Even so it was a bit of relief that I got to the end of the forbidden zone and back onto a declared public footpath.

A fell runner heads up the path between Binns Pasture (right) and Turf Hill (left)
A fellrunner runs between tumbledown walls on the GM Ringway.

I was once again heading towards the Pennine Way. The GM Ringway seemed to have a bit of a thing about joining up with it for a few miles, then heading off again. Not that I was complaining. You might as well include the grandfather of all walking trails if you can.

And I was going to join up near one of the most iconic structures on the whole of that trail. But more on that later.

First I needed to get there; a task undertaken by following a stony track along along the moors, along Windy Hill. Or perhaps Windy Hills. The Ordnance Survey map was unclear. It offered two neighbouring points both named Windy Hill, and to the south of them had another label for Windy Hills for good measure.

A burnt out car on Windy Hill, with Holme Moss Transmitting Station viewable in the distance.
Remote moorland, check! Burnt out vehicle, check!

Up ahead stood the giant Windy Hill transmitting station – now apparently used for mobile phone signals. Probably a good mobile signal to be had, although phone calls would struggle with the thundering noise of traffic crossing the Pennines.

And there were other noises too. That of off-road motorbikes, who thundered down the lane I was walking up, at regular intervals. I’d say they were destroying the peace, but you know, M62 nearby. Although, the noise of the motorway was more of a constant drone, and the bikes were stop start, so were far more disruptive.

The closer I got to the transmitter, the more litter there seemed to be. That and parked up vans, presumably used by bike owners to transport themselves and their vehicles to this remote spot. There was even a burnt out off road vehicle. I mean, we may be in wild moorland, but that’s not to say we couldn’t enjoy the site of burnt out metal!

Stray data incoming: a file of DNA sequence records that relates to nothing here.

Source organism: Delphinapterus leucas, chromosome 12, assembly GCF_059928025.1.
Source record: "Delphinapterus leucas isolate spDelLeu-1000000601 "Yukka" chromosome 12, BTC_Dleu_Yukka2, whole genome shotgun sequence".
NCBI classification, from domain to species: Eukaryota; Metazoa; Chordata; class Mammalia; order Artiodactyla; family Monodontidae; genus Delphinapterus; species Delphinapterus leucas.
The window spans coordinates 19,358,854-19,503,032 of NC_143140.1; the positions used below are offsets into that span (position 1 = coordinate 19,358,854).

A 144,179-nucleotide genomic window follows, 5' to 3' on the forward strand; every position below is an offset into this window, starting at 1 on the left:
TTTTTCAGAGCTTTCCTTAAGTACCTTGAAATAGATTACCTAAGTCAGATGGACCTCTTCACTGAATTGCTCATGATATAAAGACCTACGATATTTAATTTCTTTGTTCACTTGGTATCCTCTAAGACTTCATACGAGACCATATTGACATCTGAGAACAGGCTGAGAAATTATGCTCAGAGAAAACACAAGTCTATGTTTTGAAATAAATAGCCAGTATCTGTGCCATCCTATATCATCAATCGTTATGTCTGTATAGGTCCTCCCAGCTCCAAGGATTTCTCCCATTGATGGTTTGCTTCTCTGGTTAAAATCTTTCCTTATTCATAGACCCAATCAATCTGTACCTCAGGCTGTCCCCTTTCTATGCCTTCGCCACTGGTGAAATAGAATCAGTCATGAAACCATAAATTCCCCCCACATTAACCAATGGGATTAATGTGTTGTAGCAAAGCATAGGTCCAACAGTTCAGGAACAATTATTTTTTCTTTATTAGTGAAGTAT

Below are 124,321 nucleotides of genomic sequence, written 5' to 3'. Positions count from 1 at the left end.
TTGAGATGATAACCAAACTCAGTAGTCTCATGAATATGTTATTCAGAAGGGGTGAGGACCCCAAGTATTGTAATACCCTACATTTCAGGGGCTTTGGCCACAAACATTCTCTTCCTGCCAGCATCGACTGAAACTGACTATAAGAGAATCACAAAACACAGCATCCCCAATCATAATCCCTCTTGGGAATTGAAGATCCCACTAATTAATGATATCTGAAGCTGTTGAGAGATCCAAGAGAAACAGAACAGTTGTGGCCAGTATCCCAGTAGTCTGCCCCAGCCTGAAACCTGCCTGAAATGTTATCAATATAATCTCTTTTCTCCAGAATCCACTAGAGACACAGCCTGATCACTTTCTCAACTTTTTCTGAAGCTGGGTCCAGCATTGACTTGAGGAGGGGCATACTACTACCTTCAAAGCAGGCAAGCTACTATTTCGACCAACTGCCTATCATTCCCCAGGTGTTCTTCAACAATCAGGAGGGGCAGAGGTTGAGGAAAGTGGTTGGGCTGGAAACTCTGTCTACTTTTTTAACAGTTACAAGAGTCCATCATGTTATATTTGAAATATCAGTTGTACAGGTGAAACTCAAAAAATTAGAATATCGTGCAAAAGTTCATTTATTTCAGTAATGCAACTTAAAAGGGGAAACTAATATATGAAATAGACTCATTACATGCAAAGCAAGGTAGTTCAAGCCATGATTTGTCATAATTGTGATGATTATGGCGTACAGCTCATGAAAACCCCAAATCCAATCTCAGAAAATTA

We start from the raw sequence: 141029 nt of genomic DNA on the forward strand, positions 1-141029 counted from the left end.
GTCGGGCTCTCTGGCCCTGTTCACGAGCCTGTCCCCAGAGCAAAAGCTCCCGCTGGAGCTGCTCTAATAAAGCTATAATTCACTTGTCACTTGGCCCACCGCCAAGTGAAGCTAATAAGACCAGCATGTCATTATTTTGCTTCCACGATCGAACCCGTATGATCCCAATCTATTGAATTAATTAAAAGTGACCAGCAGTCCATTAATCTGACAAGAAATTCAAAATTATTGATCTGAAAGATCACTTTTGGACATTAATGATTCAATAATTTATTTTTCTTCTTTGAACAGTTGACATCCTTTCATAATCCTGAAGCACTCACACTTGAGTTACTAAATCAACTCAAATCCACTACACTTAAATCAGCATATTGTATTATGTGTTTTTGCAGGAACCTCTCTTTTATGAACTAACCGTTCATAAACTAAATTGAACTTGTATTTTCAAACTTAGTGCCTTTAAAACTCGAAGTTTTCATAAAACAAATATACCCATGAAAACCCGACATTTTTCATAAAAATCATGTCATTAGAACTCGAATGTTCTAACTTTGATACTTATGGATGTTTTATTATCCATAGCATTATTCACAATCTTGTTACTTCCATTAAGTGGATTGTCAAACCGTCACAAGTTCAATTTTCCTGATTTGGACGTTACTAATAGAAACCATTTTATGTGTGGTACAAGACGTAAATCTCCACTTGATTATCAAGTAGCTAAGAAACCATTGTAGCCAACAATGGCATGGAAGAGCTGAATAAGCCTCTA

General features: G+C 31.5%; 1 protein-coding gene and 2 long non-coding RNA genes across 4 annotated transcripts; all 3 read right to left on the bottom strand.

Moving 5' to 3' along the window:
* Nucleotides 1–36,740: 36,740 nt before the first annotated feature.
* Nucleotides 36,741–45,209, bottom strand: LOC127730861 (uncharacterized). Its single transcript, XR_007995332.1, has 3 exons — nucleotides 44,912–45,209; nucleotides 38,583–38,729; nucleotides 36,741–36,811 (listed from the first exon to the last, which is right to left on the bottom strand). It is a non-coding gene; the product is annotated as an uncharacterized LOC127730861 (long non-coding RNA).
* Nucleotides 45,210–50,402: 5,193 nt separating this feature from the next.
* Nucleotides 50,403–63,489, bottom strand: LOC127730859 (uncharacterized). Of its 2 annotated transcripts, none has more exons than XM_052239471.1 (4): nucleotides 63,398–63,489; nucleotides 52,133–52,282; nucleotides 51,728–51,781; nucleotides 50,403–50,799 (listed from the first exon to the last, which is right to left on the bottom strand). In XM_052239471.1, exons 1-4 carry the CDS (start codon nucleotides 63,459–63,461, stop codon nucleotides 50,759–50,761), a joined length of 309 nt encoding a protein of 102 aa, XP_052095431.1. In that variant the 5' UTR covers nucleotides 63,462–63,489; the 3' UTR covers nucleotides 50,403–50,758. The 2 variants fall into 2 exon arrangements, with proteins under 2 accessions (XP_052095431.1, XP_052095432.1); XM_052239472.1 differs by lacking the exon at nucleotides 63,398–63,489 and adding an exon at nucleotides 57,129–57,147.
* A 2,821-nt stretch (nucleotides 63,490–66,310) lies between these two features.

The Pennine Way footbridge over the M62 motorway
The Pennine Way footbridge over the M62 motorway

Finally though, I was close to the Pennine Way. And now I could walk over that most famous of structures. The Pennine Way M62 footbridge.

If you’ve ever driven along the M62, you may have noticed it. It’s quite a bridge seen from the road. A narrow, arch supports the bridge deck that takes walkers over the motorway in safety. It’s quite unlike most motorway bridges. It doesn’t look functional. It looks artistic. Graceful. You could almost call it peaceful and tranquil were it not for the fact that one of Britain’s busiest motorways runs underneath. Of course the best view of it is from the road. But I wasn’t going to stand on the hard shoulder to photograph it.

The bridge crosses the M62 a short distance from the motorway’s highest point. At 372m above sea-level, the M62 is the highest motorway in the UK. You can see the highest spot from the bridge as you cross. It’s quite easy thanks to someone having had the foresight to build a junction on the very place. Junction 22. It has slip roads and everything. Now that’s forward planning by someone.

Impressive and interesting rock formations on Blackstone Edge
Blackstone Edge’s rock formations

I crossed the bridge, reached the other side, and headed along the Pennine Way to Blackstone Edge. This grit stone escarpment is full of large rocks and boulders, interspersed with dark pools of peaty water. When I’d first walked it in May 2008, it had been a wet and dreary day, making the rocks slippery. The whole area had felt dark and oppressive. It hadn’t done the area any justice at all.

Fifteen years later, everything looked far better in the sunshine. I could admire the view off into the distance and everything. And I did just that.

A weathered stone pillar known as the Aigin Stone
The Aigin Stone – on this spot for hundreds of years.

The Aiggin Stone looks like a random grit stone pillar. Nothing special. Although that’s not why I almost missed it. It’s easy to miss it as – from the direction I was walking from – it’s hidden behind a huge cairn. Only if you spot the nearby stone plaque marking the stone, would you even known it’s there. And that would be a shame as it’s over 600 years old. It used to be over two metres in height, although now it’s a little over half that.